Tag Archives: theological training

37 – Feb. 06 – THIS DAY IN BAPTIST HISTORY PAST


Bucknell University
 We must always remember that God rewards faithfulness, not fame.  We certainly rejoice over those who have made a great impact on their world, but must not forget those who have labored in obscurity.  Daniel Erastus Burt is an example of one of those unsung heroes of the faith.
Daniel E. Burt was born in Cambridge Springs, PA, on Nov. 4, 1835, in his father’s Tannery plant.  He received his theological training in Lewisburg, PA., at what is now Bucknell University.  For 35 years, he was the pastor of small rural churches in western N.Y., and northwestern, PA.  Because the churches were unable to support his family, he often doubled as the local school master.
After his retirement, a newspaper asked him to write a series of articles summarizing his years in the ministry.  The yellowed clippings of these stories are still a blessing to his descendants.  In one he tells of two sisters, professed infidels that passed by the church one Monday evening during the services and decided to go in and make fools of themselves.
They went forward at the invitation each night feigning their need of spiritual help.  One night after the service with only the Pastor, the evangelist, her sister and one other person present, as the little maid that the Lord Jesus raised from the dead, the older sister confessed that she had such a burden of sin and guilt that she couldn’t take it any longer and fell on her face before the Lord and heard Him say, “Thy sins be forgiven thee.”   She was later sent to Yokohama, Japan as a missionary.  Pastor Burt died on July 29, 1908, and his faithful wife, Orpha, followed him into that eternal land of joy on Feb. 6, 1922.
Dr. Greg J. Dixon, adapted from:  This Day in Baptist History III (David L. Cummins), pp. 75-77.

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359 – Dec. 25 – THIS DAY IN BAPTIST HISTORY PAST


December 25, 1821 – William Ashmore was born in Putnam, Ohio. He graduated from Granville College and took his theological training in the Covington Theological Institution in Kentucky. In 1848 he was ordained by the Baptist church in Hamilton, Ohio, and became pastor of that church. After applying for missionary service in China, Ashmore was appointed the following year and sailed on August 17, 1850, for the field. He arrived at Hong Kong on Jan. 4, 1851, and at Bangkok on April 14. Applying himself to the language, he was soon able to work among the people and continued his labors there until 1858, when he transferred to Hong Kong. His wife’s health failed at that time and she sailed for America in May of that year, but died at sea off of the Cape of Good Hope, and was buried at sea. Two years later Ashmores ill health compelled him to return to the States. Upon recovering, he returned in 1864 to China with his second wife. They went to Kak-Chie and were successful in 1870 in teaching the indigenous policy that he had developed. He held that the primary need was not for “mission stations” and  “professional missionaries,” such as professors and writers, but for evangelists and church planters. Two national missionaries were sent out to be supported by the funds raised in the church that Dr. Ashmore led. That church with 142 members, paid almost all the expenses of their own two countrymen. The poor heath of Mrs. Ashmore caused them to return to America in 1875, but they went back in 1877. They were delighted to find the church in good condition with growing influence. Dr. Ashmore had translated four portions of the N.T. into the language of the common people. His son, William Ashmore, Jr. continued his ministry after his death.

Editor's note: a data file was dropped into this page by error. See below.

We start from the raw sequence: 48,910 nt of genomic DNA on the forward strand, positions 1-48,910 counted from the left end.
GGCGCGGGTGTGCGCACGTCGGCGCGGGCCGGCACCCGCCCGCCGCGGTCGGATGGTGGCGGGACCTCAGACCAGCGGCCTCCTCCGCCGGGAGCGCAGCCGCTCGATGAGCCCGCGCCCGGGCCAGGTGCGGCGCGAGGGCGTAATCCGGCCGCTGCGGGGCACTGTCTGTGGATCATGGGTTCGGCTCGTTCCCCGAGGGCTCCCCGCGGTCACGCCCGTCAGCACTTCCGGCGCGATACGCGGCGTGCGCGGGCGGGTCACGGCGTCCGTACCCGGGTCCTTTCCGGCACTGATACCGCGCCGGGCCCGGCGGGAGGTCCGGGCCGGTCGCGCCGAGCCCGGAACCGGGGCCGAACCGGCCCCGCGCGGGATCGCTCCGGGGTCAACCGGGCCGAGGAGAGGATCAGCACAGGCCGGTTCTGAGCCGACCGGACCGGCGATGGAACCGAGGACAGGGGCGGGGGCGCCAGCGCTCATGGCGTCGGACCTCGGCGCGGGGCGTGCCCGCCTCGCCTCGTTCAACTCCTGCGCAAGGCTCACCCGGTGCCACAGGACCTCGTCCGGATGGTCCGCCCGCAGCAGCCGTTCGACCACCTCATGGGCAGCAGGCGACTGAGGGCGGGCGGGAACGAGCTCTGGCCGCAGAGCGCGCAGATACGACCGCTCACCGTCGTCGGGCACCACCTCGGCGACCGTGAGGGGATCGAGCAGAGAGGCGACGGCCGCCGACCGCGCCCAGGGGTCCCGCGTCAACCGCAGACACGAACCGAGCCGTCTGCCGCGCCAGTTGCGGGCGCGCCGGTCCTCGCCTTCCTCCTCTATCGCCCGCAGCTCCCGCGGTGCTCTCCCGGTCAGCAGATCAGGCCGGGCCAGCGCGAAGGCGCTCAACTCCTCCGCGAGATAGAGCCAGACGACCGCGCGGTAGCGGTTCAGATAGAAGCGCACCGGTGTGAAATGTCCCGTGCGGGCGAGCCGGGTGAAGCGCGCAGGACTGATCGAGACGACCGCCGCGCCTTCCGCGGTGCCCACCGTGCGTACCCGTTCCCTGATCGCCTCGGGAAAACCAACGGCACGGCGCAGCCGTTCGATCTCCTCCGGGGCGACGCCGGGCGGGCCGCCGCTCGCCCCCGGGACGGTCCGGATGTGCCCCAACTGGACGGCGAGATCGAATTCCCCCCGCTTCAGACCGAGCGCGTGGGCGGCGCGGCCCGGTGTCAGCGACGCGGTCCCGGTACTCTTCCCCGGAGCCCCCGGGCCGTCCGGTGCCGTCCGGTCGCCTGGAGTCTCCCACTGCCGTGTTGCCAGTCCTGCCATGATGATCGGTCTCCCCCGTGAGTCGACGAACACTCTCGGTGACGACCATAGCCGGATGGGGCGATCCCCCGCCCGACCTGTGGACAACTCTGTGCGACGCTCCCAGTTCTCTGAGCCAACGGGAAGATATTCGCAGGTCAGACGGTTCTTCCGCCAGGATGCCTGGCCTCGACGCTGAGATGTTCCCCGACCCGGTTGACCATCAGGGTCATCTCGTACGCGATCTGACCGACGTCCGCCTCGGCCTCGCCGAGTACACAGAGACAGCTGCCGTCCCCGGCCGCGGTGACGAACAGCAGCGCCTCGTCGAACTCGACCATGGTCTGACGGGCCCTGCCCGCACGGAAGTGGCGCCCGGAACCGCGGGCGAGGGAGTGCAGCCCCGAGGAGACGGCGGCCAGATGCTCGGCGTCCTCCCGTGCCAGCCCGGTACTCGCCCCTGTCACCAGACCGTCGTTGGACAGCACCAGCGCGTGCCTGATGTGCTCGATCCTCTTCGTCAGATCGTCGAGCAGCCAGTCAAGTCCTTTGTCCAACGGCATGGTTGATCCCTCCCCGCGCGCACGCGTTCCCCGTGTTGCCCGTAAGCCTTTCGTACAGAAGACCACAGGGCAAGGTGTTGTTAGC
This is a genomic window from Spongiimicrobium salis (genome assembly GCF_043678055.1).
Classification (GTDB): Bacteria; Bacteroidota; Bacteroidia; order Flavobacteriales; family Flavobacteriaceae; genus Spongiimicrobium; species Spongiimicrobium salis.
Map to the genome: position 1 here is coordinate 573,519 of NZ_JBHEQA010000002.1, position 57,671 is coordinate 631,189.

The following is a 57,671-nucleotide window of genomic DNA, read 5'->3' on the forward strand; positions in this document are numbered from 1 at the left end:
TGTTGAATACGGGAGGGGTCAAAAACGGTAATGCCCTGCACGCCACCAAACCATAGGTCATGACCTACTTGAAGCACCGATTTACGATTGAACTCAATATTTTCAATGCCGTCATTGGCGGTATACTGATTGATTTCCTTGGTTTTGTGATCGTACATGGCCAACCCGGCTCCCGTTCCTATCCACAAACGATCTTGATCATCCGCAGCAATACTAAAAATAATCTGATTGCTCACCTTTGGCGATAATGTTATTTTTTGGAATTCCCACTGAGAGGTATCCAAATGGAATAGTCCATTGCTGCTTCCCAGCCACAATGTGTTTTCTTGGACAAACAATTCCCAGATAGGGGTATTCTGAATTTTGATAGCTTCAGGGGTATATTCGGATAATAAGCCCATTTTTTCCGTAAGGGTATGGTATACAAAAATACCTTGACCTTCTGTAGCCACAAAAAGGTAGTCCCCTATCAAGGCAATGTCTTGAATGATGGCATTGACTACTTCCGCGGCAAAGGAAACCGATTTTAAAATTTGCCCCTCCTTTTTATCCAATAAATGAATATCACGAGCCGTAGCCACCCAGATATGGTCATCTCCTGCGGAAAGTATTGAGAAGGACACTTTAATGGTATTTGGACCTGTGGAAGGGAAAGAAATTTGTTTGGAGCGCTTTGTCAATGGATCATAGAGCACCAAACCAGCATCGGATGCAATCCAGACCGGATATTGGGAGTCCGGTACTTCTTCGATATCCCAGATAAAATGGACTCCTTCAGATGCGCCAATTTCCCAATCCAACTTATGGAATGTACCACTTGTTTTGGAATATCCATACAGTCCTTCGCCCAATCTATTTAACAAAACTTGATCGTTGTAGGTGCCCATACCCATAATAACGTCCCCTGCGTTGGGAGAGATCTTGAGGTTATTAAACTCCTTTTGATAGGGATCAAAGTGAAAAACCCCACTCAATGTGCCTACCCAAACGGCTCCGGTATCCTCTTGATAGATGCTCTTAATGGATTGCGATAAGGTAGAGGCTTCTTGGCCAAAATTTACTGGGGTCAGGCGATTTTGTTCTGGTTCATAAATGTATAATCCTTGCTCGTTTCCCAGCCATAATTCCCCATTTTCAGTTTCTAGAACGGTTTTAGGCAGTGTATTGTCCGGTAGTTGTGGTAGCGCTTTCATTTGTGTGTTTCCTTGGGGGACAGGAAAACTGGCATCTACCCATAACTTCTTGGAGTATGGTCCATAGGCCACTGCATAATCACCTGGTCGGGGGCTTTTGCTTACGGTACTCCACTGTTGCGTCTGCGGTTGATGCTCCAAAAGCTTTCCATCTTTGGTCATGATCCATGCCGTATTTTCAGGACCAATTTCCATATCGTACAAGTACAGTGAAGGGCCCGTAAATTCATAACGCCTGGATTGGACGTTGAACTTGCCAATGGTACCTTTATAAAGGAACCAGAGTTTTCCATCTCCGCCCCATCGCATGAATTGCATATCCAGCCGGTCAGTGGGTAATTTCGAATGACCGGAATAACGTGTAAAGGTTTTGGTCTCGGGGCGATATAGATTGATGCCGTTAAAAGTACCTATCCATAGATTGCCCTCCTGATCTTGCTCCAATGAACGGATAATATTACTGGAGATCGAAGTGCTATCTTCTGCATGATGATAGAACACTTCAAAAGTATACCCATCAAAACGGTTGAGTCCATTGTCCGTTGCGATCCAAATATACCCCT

Dr. Greg J. Dixon from: This Day in Baptist History Vol. I: Cummins Thompson /, pp. 539-40.

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